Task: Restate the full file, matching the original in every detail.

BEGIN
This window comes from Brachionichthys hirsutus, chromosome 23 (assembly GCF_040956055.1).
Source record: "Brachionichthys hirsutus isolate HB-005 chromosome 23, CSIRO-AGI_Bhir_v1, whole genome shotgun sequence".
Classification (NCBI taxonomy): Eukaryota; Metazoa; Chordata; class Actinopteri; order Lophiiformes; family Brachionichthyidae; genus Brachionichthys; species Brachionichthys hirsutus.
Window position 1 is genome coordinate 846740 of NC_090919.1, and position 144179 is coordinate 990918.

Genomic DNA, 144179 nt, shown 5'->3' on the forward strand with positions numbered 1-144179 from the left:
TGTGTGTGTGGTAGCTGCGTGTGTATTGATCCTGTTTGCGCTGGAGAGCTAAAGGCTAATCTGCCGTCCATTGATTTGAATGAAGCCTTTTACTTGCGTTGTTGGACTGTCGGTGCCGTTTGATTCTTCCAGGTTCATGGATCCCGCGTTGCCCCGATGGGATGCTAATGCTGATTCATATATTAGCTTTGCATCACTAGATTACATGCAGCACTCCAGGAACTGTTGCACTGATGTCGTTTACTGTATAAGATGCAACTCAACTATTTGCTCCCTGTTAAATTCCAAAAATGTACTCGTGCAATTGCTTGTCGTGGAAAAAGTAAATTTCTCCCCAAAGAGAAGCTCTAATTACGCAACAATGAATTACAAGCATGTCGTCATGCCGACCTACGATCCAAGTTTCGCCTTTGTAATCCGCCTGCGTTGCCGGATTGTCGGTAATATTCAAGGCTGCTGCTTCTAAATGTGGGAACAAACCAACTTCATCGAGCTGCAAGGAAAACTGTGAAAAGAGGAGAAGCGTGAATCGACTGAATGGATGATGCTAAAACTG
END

This window comes from Brachionichthys hirsutus, chromosome 23 (assembly GCF_040956055.1).
Source record: "Brachionichthys hirsutus isolate HB-005 chromosome 23, CSIRO-AGI_Bhir_v1, whole genome shotgun sequence".
Classification (NCBI taxonomy): Eukaryota; Metazoa; Chordata; class Actinopteri; order Lophiiformes; family Brachionichthyidae; genus Brachionichthys; species Brachionichthys hirsutus.
Window position 1 is genome coordinate 846740 of NC_090919.1, and position 144179 is coordinate 990918.

Genomic DNA, 144179 nt, shown 5'->3' on the forward strand with positions numbered 1-144179 from the left:
TGTGTGTGTGGTAGCTGCGTGTGTATTGATCCTGTTTGCGCTGGAGAGCTAAAGGCTAATCTGCCGTCCATTGATTTGAATGAAGCCTTTTACTTGCGTTGTTGGACTGTCGGTGCCGTTTGATTCTTCCAGGTTCATGGATCCCGCGTTGCCCCGATGGGATGCTAATGCTGATTCATATATTAGCTTTGCATCACTAGATTACATGCAGCACTCCAGGAACTGTTGCACTGATGTCGTTTACTGTATAAGATGCAACTCAACTATTTGCTCCCTGTTAAATTCCAAAAATGTACTCGTGCAATTGCTTGTCGTGGAAAAAGTAAATTTCTCCCCAAAGAGAAGCTCTAATTACGCAACAATGAATTACAAGCATGTCGTCATGCCGACCTACGATCCAAGTTTCGCCTTTGTAATCCGCCTGCGTTGCCGGATTGTCGGTAATATTCAAGGCTGCTGCTTCTAAATGTGGGAACAAACCAACTTCATCGAGCTGCAAGGAAAACTGTGAAAAGAGGAGAAGCGTGAATCGACTGAATGGATGATGCTAAAACTG